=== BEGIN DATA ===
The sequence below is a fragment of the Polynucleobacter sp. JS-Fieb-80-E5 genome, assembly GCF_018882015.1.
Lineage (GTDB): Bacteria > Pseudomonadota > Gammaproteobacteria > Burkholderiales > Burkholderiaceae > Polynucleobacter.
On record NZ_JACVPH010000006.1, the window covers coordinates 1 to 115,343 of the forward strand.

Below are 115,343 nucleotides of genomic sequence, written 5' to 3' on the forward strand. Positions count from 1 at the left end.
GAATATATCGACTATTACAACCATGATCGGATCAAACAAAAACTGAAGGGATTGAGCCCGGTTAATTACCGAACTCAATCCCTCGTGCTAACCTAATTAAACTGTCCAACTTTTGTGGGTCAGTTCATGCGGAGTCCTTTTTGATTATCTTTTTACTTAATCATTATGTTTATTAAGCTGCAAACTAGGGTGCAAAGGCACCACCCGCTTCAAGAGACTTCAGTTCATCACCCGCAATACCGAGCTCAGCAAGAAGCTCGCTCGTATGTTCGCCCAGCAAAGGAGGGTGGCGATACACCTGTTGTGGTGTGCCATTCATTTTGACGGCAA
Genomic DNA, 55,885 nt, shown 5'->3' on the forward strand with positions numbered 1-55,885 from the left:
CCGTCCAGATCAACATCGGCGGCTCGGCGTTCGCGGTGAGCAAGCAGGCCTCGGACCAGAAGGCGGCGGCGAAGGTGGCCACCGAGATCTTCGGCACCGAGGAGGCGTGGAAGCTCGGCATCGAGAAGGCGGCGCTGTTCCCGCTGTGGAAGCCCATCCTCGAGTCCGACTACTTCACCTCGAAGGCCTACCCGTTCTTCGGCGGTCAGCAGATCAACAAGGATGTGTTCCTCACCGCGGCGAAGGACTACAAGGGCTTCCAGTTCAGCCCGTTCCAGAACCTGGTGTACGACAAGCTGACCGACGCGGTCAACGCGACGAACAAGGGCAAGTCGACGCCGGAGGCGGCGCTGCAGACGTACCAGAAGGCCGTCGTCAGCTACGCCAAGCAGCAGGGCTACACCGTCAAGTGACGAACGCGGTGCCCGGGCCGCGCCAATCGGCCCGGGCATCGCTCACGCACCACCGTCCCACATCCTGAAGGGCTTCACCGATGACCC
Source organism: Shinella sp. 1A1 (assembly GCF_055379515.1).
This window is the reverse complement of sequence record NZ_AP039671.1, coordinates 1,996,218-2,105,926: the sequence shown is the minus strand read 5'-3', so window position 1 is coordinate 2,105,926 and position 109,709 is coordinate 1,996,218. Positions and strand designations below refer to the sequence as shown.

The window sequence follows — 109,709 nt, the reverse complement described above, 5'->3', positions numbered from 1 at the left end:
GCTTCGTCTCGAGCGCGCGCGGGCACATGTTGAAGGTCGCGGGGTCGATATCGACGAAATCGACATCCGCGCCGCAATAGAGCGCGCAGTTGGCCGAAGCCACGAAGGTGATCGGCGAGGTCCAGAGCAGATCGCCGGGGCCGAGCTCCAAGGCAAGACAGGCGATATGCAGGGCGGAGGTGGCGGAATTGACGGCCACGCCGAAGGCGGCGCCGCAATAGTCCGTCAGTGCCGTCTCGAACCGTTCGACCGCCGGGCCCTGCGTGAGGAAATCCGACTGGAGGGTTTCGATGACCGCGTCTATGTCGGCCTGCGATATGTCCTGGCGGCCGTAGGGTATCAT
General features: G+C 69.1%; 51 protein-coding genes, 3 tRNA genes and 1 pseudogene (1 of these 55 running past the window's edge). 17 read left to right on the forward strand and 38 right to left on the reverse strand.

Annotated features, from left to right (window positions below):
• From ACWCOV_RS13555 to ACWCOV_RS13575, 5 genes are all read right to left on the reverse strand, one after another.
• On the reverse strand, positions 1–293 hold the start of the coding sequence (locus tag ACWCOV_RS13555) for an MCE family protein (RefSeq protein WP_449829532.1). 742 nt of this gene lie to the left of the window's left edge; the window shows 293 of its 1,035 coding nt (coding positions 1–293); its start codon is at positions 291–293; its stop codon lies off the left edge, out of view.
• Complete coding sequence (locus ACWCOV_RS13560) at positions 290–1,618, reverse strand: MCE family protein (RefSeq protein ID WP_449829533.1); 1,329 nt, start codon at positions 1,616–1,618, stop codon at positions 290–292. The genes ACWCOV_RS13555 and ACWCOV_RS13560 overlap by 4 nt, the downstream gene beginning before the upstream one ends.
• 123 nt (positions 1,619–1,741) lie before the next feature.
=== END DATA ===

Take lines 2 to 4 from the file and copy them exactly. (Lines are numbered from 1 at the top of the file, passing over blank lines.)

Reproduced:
Lineage (GTDB): Bacteria > Pseudomonadota > Gammaproteobacteria > Burkholderiales > Burkholderiaceae > Polynucleobacter.
On record NZ_JACVPH010000006.1, the window covers coordinates 1 to 115,343 of the forward strand.

Below are 115,343 nucleotides of genomic sequence, written 5' to 3' on the forward strand. Positions count from 1 at the left end.